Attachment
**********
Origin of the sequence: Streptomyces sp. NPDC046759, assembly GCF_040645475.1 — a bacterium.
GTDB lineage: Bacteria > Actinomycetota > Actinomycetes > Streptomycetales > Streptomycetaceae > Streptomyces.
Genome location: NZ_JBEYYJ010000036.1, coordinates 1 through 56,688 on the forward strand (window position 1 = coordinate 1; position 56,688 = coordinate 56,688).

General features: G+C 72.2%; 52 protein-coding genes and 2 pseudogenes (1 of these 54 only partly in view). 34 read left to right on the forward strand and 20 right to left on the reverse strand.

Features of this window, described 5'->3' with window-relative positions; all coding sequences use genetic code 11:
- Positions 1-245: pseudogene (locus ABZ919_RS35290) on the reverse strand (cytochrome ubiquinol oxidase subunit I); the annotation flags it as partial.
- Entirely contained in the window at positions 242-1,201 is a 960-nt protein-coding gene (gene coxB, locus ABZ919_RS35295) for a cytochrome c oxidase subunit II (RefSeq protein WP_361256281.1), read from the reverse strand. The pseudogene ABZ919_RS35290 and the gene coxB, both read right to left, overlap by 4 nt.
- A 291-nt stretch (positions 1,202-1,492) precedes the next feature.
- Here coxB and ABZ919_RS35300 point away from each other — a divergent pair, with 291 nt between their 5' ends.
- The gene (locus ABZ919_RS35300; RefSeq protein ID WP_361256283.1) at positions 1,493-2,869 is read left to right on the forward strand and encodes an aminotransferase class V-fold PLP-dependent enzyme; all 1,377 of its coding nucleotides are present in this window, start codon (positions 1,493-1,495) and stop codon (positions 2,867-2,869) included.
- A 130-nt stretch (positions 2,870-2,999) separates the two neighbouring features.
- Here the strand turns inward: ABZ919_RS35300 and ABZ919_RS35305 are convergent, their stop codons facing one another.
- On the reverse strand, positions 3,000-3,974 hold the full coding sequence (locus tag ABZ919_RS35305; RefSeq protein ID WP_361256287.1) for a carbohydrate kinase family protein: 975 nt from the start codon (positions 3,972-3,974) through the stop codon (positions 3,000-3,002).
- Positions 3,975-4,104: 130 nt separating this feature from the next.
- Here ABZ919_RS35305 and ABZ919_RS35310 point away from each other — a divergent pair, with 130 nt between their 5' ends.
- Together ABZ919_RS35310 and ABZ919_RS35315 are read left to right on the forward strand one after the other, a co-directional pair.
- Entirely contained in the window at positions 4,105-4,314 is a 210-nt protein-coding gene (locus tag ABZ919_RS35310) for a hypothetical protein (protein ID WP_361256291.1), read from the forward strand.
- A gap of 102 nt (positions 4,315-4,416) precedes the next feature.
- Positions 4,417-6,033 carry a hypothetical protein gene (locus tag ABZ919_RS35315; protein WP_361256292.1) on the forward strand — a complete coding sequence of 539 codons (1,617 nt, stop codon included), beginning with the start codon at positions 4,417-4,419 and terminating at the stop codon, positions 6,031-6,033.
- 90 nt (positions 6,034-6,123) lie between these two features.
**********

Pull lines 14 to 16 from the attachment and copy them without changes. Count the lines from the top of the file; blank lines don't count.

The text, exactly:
- Positions 3,975-4,104: 130 nt separating this feature from the next.
- Here ABZ919_RS35305 and ABZ919_RS35310 point away from each other — a divergent pair, with 130 nt between their 5' ends.
- Together ABZ919_RS35310 and ABZ919_RS35315 are read left to right on the forward strand one after the other, a co-directional pair.